Symptoms Of Generalized Anxiety Disorder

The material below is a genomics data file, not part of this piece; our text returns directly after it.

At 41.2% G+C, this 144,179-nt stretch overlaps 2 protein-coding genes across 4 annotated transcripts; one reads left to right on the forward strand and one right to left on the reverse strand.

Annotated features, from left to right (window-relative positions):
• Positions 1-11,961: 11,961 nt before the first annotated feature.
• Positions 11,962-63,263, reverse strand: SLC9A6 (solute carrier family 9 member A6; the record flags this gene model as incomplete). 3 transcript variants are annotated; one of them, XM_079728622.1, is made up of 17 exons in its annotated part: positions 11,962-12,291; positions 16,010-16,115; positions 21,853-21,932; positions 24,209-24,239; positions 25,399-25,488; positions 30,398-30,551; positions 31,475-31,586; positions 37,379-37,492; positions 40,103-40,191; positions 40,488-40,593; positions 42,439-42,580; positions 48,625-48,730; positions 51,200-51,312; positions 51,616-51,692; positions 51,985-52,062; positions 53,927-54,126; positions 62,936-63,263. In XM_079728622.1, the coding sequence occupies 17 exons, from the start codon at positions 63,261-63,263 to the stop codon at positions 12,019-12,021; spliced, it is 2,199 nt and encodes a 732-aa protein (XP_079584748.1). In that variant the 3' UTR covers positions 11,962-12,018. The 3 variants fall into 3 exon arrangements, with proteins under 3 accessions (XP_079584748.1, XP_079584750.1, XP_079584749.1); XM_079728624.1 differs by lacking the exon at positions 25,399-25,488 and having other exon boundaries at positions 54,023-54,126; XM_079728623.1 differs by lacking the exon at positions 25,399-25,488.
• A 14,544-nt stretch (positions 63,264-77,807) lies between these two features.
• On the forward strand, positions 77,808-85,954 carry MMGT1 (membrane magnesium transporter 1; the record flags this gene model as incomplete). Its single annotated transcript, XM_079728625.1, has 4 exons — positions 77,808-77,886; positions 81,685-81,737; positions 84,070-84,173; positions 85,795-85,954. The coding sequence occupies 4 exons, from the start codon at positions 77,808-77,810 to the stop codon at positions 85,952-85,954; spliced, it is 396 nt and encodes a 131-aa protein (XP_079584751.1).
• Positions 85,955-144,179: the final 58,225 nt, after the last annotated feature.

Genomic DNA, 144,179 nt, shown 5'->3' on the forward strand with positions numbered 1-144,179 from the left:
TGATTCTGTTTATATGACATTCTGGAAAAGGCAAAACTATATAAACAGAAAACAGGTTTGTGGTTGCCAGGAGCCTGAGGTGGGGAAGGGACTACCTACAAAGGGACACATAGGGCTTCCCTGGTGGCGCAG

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Generalized Anxiety Disorder Degie Gelaw American Sentinel University Generalized Anxiety Disorder The sympathetic nervous system stimulates the body’s “fight-or-flight” response by releasing epinephrine and nor-epinephrine when a perceived threat or situation arises resulting in feeling anxious. When a body’s physiological response which is a normal phenomenon becomes exaggerated and is associated with a particular fear or situation, a person feels extremely threatened resulting in an anxiety disorder (McGrandles & McCaig, 2010). Further, anxiety becomes troublesome when a person’s day to day personal, social, and occupational function is altered (Edmunds & Mayhew, 2014). Anxiety disorder affects around 26 million people between the ages of 15 and 54 years in the United States alone and costs the health care system billions of dollars every year (McGrandles & McCaig, 2010). The purpose of this paper is to discuss the diagnosis of GAD, the pharmacotherapeutic treatment and goals, parameters for monitoring drug therapy success, adverse reactions of medication(s), patient education, health promotion, and a patient ‘s long term prognosis. Diagnosis of Anxiety Generalized anxiety disorder (GAD) is described as disproportionate worry or anxiety associated with life circumstances that are difficult to handle (Edmunds & Mayhew, 2014). GAD, often a chronic condition in nature, can impair a patient’s ability to function. Therefore, it is essential to
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